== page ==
How to Build Your Personal IT Brand

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Networking is vital to your career growth as an IT professional. While it may be a cliché, the old saying “it’s not what you know, it’s who you know” holds true. Sometimes it can be difficult for the IT crowd to embrace professional networking (you know who we’re talking about), but doing so can be the difference between landing that next big opportunity or never even knowing it existed.

Here are several ways you can take your professional network to the next level.

Contribute your tech skills to a non-profit organization or open source project.
The open-source and non-profit communities are chock-full of opportunities for IT professionals from all fields. In addition to boosting your resume, giving you a hands-on education, and allowing you to contribute to a good cause, volunteering with a non-profit organization or open source project is a great way for IT professionals to network. There are tons of talented administrators, programmers, and executives out there contributing to a cause or project they believe in. Contributing to a non-profit or open source project will allow you to not only meet them, but also provide you a platform to demonstrate just how much value you can add to an organization. Additionally, with many software companies willing to provide free or low-cost licenses to non-profits, you may gain some exposure to solutions and technologies that will make you a hero in your professional endeavors.

Think quality over quantity.
A few strategic connections are more beneficial than a thousand random ones. Don’t get caught up in the numbers race for likes and connections that occur all too often on social media sites. There is no value in having a phone book full of contacts you wouldn’t recognize if you bumped into them on the street, but there is a significant value in building mutually beneficial relationships with people in your field. Focus on building connections with the right people, not the most people. Rather than sending a request to every suggested connection on LinkedIn, consider joining a professional organization and attending events related to your industry or joining online forums with like-minded professionals.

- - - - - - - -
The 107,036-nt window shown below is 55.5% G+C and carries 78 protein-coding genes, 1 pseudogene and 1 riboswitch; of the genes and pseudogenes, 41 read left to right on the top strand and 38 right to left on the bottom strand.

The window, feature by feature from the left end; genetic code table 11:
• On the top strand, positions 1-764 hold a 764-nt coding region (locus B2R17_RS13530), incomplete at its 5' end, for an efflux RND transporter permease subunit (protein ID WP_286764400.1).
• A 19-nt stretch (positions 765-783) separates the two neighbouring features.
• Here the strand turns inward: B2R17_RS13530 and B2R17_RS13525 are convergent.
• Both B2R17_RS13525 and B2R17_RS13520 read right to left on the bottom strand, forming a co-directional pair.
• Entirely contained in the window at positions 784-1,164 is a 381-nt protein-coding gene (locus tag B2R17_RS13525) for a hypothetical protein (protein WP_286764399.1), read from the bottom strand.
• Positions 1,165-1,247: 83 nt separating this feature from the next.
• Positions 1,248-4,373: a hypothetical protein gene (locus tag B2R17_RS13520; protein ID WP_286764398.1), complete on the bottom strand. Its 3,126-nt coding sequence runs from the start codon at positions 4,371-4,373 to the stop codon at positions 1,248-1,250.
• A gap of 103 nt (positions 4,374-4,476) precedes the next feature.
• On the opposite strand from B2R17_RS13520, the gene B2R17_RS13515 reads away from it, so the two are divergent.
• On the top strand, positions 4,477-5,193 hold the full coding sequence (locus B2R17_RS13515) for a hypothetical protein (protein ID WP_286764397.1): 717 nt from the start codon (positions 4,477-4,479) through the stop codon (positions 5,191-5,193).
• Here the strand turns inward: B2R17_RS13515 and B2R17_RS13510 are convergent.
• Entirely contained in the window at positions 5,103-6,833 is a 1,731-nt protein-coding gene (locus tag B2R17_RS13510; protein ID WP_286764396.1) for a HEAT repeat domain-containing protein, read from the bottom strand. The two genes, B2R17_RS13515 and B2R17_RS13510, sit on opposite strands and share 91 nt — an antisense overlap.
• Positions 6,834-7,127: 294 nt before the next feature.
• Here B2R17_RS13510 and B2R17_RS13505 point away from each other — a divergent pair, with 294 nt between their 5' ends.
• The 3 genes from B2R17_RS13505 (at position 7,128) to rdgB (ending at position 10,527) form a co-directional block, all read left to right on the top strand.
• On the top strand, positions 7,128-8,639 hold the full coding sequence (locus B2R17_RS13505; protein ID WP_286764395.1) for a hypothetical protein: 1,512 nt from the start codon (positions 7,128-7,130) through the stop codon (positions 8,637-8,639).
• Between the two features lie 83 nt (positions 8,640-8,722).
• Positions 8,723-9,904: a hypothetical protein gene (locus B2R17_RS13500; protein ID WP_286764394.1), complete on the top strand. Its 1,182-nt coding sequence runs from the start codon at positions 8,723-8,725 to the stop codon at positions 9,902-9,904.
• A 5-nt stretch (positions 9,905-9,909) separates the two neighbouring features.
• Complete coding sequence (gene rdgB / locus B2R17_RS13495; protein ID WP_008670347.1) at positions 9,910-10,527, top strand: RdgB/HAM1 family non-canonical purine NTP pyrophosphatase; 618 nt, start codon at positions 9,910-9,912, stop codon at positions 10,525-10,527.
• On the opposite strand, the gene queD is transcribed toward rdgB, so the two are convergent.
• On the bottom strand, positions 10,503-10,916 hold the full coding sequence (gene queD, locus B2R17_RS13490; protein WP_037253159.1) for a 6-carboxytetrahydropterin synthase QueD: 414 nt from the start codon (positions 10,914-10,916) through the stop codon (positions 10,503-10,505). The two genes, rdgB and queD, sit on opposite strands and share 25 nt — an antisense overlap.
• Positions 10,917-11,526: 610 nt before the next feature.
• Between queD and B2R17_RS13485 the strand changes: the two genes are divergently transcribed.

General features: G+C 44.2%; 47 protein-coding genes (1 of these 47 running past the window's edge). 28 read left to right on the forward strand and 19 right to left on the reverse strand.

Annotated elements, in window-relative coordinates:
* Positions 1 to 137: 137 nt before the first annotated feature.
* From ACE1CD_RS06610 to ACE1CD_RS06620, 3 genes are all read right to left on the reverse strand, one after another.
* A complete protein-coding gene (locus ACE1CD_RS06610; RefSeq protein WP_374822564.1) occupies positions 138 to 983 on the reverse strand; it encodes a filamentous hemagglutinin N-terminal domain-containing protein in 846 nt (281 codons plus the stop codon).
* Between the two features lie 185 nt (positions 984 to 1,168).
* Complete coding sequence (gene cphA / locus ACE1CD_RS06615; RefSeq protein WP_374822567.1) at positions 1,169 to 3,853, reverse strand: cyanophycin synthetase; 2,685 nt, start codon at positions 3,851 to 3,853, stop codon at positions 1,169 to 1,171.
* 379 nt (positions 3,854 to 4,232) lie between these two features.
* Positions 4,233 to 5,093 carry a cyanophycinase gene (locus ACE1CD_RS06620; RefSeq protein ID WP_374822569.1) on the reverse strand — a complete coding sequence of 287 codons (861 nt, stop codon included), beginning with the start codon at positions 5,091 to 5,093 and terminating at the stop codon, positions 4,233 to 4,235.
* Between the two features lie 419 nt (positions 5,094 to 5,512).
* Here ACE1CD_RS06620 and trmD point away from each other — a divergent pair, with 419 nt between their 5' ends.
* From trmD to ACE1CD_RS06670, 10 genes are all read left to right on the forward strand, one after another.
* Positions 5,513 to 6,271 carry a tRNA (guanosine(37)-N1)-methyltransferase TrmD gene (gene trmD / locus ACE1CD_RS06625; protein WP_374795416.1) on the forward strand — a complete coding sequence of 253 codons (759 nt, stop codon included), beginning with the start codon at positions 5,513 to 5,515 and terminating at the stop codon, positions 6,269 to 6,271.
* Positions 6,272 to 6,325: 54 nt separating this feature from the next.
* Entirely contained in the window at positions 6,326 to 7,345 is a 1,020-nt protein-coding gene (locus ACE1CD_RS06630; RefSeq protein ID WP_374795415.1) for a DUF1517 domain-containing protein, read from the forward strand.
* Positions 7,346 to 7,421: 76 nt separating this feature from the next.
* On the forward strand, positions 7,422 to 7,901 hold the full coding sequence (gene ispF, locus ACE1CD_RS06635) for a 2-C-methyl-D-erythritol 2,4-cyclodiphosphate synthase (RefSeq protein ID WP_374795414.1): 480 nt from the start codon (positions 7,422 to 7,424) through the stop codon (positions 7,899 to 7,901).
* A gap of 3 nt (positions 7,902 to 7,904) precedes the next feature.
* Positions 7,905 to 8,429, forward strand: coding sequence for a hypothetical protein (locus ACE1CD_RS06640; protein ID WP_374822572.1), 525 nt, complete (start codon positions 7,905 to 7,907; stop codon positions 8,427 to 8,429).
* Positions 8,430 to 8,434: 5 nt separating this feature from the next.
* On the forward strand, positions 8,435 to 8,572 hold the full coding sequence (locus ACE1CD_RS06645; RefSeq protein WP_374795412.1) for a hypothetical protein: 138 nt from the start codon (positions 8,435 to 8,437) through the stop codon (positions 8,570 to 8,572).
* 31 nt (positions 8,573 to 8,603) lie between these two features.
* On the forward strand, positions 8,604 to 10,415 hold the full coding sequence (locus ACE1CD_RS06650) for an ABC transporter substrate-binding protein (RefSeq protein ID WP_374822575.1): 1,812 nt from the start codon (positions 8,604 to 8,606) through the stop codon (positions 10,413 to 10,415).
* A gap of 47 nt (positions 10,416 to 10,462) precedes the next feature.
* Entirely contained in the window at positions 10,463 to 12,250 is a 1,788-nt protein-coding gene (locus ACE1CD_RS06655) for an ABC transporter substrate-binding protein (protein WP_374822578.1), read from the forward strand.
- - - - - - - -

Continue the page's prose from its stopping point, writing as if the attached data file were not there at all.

Be helpful.
Look for opportunities to help and take them. If you can help people solve their problems today, they will be more likely to think of you the next time a solution is needed. If you want to be the first name people think of when an opportunity is available, learn to be the first name people think of when they need a solution to a problem. Listen when people talk, and if they are facing a challenge you can assist them in overcoming, do it. After all, at the end of the day, every business is about solving problems. What better way to advertise your skills than solving real-world problems?

Understand your “brand” and make your online presence reflect it.
Do you have a unique set of skills? Or are you just another face in the IT department? Whether you are the sysadmin who can take a spaghetti monster of cables and turn it into a functional network, or the programmer who can turn 1,000 lines of poorly commented and barely functional code into blocks of elegant and efficient solutions to business problems, you need people to associate you with those skills. Make sure your social media and online presence demonstrate your area(s) of expertise. Associating yourself with the skills and solutions you offer means when an opportunities arise, you’ll be the one getting the recommendations.

Follow up.
Networking isn’t passive. It is up to you to make your network work for you. After you make a connection, make it a point to follow up every now and then. Keep the conversation going or spark a new one. You never know how you could help one of the contacts you made or how they could help you unless you remain engaged. Similarly, check back in with individuals you haven’t heard from in a while. These conversations will be organic since you’ll both be excited to catch up with a familiar face, and can often prove to be mutually beneficial.

Be proactive in practicing these steps to develop your professional networking in order to advance your career.

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